Bonds' lawyers want two things -- one, for the judge to throw out his one obstruction of justice conviction and two, if the government does want to re-try him on the remaining three deadlocked counts, they should do it quickly, in accordance with Bonds' right to a speedy trial. But the prosecution said the judge has to make her decision on whether to let the conviction stand before they decide whether to re-try and, she agreed. That won't be before the end of August.
Bonds' lawyers want the judge to throw out the obstruction of justice conviction on grounds that since he wasn't convicted on any of the perjury charges, the conviction is groundless.
If she does acquit him, the prosecutors argue it would be more efficient to re-try bonds on all four counts together. If she lets it stand, maybe there would be no need for a re-trial on the remaining counts, but the government hasn't tipped its hand on how it's leaning.
"The one thing the government clearly wants is they want to put the label 'convicted felon' on Barry Bonds and they want him to do some time, and I think they've proven that, that they're going to do whatever it takes to achieve that goal," said ABC7 legal analyst Dean Johnson.
"Barry has confidence in the system and being vindicated by the system and that hasn't changed," said Bonds attorney Allen Ruby.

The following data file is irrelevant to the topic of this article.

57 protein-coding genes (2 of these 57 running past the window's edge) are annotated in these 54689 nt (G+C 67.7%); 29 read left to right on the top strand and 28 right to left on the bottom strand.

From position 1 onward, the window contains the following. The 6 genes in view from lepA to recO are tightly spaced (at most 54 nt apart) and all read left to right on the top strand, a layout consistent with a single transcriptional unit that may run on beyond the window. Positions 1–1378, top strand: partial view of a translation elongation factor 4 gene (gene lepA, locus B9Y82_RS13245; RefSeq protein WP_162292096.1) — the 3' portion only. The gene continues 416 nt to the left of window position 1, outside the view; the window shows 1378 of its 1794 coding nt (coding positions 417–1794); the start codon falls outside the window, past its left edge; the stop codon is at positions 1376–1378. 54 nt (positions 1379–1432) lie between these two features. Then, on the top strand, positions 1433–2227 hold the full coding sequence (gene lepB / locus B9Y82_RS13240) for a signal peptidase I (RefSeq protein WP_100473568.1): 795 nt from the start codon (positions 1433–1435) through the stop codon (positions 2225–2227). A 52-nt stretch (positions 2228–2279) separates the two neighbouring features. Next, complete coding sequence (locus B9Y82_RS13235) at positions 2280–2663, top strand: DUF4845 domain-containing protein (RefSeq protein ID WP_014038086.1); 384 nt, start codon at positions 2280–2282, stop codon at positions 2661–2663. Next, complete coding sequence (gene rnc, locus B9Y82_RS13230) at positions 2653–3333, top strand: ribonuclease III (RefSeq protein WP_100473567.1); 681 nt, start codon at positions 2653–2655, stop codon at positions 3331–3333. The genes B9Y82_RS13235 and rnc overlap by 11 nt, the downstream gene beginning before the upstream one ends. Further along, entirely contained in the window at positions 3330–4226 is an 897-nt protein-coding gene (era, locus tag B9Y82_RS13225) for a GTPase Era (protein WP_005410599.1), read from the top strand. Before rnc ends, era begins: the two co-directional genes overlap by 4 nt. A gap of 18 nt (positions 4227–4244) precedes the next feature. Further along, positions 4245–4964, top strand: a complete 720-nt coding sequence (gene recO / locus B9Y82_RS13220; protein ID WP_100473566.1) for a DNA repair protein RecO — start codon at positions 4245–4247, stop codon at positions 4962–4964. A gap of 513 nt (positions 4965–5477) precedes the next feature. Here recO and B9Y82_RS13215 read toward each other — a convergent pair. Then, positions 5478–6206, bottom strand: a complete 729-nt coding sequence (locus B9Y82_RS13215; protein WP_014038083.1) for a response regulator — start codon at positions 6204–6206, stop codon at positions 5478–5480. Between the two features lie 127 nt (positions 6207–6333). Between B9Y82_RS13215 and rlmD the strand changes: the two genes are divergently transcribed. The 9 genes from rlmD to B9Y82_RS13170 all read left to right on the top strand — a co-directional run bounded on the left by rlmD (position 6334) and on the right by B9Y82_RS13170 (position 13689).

Giants fans are dumbfounded at the possibility of another trial.
"Is that against the law? I think it's a waste of money, I think they should just call it quits, and let it go," said Pacifica resident Maryann Fajardo.
"At this point, it's just been so long and drawn out I think they need to drop it. I think everybody knows what he did and we just need to move on," said Pacifica resident Ellery Fajardo.
And it's not just Giant's fans who feel that way, Kevin Farmer, a Twins fan, is in the Bay Area from Minnesota.
"There's bigger tasks at hand than to try someone for lying to a grand jury," said Farmer.
Bonds fan, Anthony Anderson, came here all the way from Nashville.
"I think it's crazy. I think that they need to let it go, let Bonds go about his life, everyone go about their life and elect him to the Hall of Fame," said Anderson.
At this rate, that may happen before this case is closed. The fact that the government is taking its time does not bode well for Bonds.
"The government may very well be out looking for more evidence to help bolster its case in any retrial that might occur," said Johnson.
Bonds' grand jury testimony was in 2003, the indictment 2007. The trial was originally supposed to start in 2009 and finally got underway two years later. When everyone's back in court August 26, we should know the next entry in that timeline.